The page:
European Primary Care Cardiovascular Society

General practitioners minimally involve their patients in shared-decision making

Shared decision-making in general practice: an observational study comparing 2007 with 2015

Meijers MC, Noordman J, Spreeuwenberga P et al. - Family Practice, 2018, 1–8 doi:10.1093/fampra/cmy070

Introduction and methods

Shared decision-making (SDM) is highly accepted as the preferred model for making decisions in everyday health care [1,2]. In this process professionals and patients share knowledge, values and preferences for different options for therapy, or not, complaints and diseases, with evidence-based information about options, outcomes and uncertainties [3]. SDM helps patients to consider their options [4], improve their biomedical and psychosocial health outcomes [5-7], and increase their knowledge, trust [8] and ownership of their health [9]. Moreover, it also has economic benefits by reducing overuse of unwarranted therapies while increasing choices for therapies associated with a net benefit [9].

Although SDM preferably starts as early as the diagnostic phase of the first consultation [10], which in particular concerns primary care consultations, research on SDM mainly focuses on secondary prevention or on a specific disease and its treatment options [11].Therefore this study aimed to explore how general practitioners (GPs) involve their patients in SDM, if this involvement has increased from 2007 to 2015, and what factors are associated with it.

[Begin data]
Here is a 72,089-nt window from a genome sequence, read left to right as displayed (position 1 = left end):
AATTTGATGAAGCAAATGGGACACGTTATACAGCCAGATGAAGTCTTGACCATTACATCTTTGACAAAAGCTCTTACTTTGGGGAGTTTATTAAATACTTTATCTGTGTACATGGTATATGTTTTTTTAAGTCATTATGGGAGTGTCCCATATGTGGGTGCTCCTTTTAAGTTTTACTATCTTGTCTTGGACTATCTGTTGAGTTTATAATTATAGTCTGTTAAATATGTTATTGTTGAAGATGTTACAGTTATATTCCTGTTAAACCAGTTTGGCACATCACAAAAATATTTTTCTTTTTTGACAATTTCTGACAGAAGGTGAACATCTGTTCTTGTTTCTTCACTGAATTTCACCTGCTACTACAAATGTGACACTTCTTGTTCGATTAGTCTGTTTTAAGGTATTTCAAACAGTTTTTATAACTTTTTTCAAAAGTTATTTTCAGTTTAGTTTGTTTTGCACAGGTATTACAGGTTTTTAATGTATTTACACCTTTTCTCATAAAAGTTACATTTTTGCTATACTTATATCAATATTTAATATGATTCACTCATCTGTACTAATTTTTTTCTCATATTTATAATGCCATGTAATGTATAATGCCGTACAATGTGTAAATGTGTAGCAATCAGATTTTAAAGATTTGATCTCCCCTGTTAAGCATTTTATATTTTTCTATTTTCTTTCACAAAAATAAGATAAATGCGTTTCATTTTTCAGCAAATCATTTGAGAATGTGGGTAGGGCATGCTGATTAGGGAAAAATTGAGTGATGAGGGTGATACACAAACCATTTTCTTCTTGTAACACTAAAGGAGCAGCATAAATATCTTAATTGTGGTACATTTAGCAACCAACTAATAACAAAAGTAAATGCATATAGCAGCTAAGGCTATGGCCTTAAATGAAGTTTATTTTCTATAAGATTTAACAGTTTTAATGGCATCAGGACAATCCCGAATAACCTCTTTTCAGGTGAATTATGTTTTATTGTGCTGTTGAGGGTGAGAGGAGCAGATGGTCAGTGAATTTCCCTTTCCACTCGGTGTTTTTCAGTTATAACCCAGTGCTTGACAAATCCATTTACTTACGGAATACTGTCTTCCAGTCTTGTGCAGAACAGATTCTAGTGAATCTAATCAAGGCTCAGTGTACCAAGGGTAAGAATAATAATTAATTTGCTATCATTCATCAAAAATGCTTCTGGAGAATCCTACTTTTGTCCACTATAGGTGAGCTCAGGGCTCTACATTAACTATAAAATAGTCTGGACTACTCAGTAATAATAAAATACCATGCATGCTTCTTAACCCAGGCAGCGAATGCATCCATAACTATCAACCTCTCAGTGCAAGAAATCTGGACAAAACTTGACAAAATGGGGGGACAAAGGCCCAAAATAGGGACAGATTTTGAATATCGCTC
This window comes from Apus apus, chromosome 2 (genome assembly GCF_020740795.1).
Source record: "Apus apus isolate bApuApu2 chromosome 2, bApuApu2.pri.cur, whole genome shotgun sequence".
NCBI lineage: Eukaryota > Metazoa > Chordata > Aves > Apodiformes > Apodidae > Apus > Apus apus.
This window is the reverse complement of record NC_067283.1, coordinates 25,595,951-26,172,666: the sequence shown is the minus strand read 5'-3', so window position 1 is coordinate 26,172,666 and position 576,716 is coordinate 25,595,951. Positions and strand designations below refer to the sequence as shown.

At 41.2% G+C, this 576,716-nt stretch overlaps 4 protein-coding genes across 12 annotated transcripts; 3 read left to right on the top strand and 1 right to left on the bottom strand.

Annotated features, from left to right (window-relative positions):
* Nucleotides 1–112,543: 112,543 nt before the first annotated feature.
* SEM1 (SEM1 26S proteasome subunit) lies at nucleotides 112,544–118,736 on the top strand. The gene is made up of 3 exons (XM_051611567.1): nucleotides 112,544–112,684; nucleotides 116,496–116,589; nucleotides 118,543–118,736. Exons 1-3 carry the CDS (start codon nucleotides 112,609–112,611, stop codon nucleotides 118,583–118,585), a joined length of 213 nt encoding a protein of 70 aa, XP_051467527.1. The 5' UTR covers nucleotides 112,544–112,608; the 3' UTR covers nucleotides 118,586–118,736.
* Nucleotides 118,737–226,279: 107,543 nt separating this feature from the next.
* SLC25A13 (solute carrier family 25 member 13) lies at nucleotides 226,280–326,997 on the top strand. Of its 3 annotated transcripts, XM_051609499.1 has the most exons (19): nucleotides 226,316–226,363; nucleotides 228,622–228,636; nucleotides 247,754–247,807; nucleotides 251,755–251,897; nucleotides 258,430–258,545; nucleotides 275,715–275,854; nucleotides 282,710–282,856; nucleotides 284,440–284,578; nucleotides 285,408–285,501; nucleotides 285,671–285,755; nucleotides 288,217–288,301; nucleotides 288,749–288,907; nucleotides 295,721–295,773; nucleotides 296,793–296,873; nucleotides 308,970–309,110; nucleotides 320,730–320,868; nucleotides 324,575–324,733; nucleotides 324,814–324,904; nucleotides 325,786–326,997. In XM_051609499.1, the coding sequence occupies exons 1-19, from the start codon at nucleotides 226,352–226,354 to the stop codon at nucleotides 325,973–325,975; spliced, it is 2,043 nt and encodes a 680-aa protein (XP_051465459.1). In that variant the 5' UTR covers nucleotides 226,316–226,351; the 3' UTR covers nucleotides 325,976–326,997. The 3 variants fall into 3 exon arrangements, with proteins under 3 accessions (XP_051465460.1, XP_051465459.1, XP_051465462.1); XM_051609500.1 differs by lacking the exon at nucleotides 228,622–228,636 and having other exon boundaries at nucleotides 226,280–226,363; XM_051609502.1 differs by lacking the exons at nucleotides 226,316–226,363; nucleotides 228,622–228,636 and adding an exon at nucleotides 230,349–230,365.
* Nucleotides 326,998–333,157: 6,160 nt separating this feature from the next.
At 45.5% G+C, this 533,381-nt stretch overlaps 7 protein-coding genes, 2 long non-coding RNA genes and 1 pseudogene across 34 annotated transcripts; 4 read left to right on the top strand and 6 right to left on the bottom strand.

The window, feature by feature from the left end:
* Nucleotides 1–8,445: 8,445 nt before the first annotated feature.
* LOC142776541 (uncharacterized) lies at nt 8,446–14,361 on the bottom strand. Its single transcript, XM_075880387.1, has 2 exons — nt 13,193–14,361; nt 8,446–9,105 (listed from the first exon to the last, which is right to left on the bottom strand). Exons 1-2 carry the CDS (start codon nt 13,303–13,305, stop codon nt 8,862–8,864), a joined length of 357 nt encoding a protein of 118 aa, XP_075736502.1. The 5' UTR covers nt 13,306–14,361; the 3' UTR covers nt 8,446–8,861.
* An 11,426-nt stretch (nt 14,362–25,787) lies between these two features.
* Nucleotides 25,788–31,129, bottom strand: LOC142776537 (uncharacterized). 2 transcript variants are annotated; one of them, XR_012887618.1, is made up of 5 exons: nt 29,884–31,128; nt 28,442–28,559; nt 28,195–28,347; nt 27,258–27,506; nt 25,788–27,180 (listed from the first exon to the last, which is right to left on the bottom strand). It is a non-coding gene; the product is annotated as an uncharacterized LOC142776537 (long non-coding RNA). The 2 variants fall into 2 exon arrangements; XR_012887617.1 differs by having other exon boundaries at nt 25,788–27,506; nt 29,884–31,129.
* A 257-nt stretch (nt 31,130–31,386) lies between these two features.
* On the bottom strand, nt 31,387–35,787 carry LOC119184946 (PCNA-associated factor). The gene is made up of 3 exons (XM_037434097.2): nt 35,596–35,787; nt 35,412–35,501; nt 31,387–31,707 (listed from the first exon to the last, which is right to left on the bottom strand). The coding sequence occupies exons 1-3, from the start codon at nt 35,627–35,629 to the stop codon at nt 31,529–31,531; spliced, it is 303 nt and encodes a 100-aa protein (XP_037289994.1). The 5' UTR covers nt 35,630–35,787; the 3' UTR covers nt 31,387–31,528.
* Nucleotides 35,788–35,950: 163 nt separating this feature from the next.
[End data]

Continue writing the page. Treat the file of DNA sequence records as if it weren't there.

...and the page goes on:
This observational study explored if and how Dutch GPs apply SDM in primary care consultations by observing real-life video-reordered consultations collected in 2007 (n=50) and 2015 (n=50), including patients (aged ≥18 years) who spoke and wrote sufficient Dutch, with single new disease episode or single new complaint. SDM behavior was measured by using the observing patient involvement in decision making (OPTION [12]) instrument, by coding on a 5-point Likert scale (the higher of score the higher level of SDM behavior) for individual items. Both patient and GP filled in questionnaires to obtain information on background characteristics. Patient’s main complaint during consultation were registered according to the International Classification of Primary Care (ICPS) and type of decision was registered using categories: medical prescription, referral, watchful waiting, further investigation and surgical intervention. In addition, duration of consultation was registered.

Main results

Sample characteristics

SDM behavior

Factors associated with SDM

Conclusion

This observational study showed that in 2015 consultations were significantly longer compared with 2007, and slightly more SDM behavior was applied by GPs during daily practice in 2015. However, only a minimal attempt was made towards SDM behavior, with ‘drawing attention to an identified problem as one that requires a decision-making process’ and ‘indicating the need to review the decision’ as most predominant observed items. In older patients, less SDM behavior was observed during consultation.

References

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